• What are the Dangers of Fracking?

Health & Safety

What are the Dangers of Fracking?

Oct 05 2014

The energy debate shows no signs of slowing. Uncertainty about supply, prices and the environment are all valid reasons to be discussing the future of energy; and one of the most hotly debated subjects right now is the issue of fracking. 

Fracking is used extensively in the United States to extract hard-to-reach reserves of gas and oil. After being banned and then reinstated in the UK, it’s now firmly back on the agenda - along with some fierce opposition from politicians, communities and campaigners. But how seriously should the concerns be taken? And what are the dangers of fracking?

A risk to human health

Fracking has been linked to deteriorating health in humans. Most directly affected are workers at fracking sites - they are exposed to Crystalline Silica which can cause a debilitating and sometimes fatal respiratory illness, known as silicosis. Crystalline Silica is looked at in more detail in this article: What is Crystalline Silica? And What Are the Associated Hazards?

‘Safe’ exposure limits to Crystalline Silica have frequently been exceeded and if fracking becomes a fact of life in the UK, comprehensive air and dust monitoring programmes to protect workers should be high on the UK Occupational Hygiene agenda, says Neal Hill, the Product Line Manager at Casella. This is discussed further in this article: Protecting Employee Health During Fracking.

Research also suggests that there is a health risk to communities surrounding a fracking well. One study linked proximity to fracking sites with an increased risk of low birth weight in newborn infants, while scientists warn that the chemicals used during the fracking process may cause infertility or cancer, if they infiltrate water supplies.

Acceleration of global warming

The issue of climate change is never far away, especially when discussing energy. Across the world, governments are now tasked with meeting renewable energy targets to reduce carbon dioxide emissions. But what about methane; a gas that - over a 20 year period - is 86 times more harmful than CO2?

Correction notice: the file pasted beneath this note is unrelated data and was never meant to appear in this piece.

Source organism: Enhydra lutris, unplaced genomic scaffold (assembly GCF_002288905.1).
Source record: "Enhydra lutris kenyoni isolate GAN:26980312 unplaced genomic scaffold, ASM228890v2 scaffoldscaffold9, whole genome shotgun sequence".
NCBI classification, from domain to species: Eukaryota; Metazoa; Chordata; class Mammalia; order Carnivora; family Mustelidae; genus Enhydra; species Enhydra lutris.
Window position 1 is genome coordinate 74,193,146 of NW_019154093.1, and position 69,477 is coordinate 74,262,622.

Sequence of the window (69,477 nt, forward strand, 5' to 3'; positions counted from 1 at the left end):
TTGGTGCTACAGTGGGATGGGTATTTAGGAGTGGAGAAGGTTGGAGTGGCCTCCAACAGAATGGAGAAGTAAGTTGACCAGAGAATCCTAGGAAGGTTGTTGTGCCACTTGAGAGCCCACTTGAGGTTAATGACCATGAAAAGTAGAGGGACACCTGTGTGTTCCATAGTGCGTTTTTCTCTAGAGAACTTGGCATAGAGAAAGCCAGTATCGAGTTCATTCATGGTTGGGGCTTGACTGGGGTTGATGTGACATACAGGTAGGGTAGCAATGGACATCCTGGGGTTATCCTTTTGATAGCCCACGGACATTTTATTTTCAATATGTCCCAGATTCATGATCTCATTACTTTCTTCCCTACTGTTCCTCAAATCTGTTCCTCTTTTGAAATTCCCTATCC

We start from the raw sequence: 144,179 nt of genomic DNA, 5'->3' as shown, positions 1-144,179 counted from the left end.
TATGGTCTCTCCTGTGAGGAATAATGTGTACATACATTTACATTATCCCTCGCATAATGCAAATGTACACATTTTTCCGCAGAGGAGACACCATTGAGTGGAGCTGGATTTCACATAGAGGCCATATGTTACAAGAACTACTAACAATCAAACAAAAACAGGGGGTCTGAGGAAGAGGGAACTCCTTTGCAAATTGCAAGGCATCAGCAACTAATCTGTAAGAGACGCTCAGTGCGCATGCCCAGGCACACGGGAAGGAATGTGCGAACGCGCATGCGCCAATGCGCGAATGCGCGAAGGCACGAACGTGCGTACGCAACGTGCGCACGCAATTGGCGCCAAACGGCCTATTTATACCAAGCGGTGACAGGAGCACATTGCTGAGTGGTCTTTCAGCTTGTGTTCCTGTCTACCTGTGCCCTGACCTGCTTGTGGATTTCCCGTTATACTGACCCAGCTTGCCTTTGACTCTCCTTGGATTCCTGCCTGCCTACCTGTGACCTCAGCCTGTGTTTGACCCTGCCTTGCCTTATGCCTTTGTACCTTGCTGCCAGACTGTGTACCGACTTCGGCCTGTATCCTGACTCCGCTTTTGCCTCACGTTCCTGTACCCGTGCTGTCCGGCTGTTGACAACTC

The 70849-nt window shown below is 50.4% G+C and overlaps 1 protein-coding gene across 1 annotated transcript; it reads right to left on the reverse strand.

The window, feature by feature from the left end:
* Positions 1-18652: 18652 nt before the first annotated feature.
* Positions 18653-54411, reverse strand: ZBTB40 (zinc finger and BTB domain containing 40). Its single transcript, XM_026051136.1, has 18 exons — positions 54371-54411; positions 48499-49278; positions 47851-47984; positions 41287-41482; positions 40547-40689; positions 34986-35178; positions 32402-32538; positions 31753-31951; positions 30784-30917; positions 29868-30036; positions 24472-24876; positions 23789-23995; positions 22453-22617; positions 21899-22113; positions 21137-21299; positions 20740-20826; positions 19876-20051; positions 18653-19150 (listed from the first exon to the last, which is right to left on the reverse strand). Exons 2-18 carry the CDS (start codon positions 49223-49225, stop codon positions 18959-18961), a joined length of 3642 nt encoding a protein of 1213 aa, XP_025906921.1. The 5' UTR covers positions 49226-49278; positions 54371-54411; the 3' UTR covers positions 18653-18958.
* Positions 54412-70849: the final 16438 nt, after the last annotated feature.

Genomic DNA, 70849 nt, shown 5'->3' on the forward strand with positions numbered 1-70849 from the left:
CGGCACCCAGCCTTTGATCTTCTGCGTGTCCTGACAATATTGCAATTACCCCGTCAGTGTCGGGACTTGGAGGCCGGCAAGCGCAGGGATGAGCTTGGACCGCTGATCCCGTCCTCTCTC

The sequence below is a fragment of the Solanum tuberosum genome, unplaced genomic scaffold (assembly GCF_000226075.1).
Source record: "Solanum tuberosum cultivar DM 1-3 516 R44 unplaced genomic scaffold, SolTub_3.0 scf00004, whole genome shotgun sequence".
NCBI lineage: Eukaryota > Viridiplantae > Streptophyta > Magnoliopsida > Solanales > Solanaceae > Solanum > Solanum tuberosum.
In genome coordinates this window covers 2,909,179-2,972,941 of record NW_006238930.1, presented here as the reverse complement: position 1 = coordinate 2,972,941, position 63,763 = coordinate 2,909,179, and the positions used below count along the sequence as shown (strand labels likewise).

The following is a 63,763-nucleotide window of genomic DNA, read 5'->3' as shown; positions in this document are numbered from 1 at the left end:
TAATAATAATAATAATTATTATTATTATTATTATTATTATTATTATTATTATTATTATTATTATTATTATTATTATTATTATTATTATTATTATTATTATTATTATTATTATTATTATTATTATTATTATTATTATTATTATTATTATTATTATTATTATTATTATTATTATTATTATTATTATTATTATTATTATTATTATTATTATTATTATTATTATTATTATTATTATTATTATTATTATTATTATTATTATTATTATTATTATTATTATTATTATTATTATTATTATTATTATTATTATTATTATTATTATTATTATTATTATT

The fracking process releases methane into the atmosphere. Methane leaks should always be monitored and controlled, but in the United States the Environmental Protection Agency has been criticised for underestimating the impact. There are calls for tighter controls and regulations - ensuring that equipment is used to limit the exposure of methane.

Triggering earthquakes

Fracking was originally banned in the UK because a Cuadrilla drilling site in Blackpool triggered two tremors, measuring 2.3 and 1.5 on the Richter Scale. Research has generally concluded that the injection of ‘fracking fluid’ deep into the earth can cause man-made earthquakes, although the exact conditions required to start a tremor are unclear.

Most experts agree that any earthquake triggered by fracking would be highly unlikely to cause structural damage or threaten lives, which is why the UK decided to overturn the fracking ban in 2012.

We’re all familiar with earthquakes as a natural phenomenon. But what about those that are man-made? What exactly is a man-made earthquake?

What happens now?

As for the future; there are calls for tighter controls and regulations around fracking - while many want to see the ban reinstated in the UK. Over time, further research and studies will reveal more information about the dangers. But countries such as France and Belgium are not running the risk - for now, their governments have outlawed fracking entirely.

Is fracking the way forward? We discuss this topic further in an interview with Chris Faulkner, CEO of the Breitling Energy Corporation, a man known internationally as the ‘Frack Master’ due to his outspoken advocacy of shale gas extraction and in depth-knowledge of the process.

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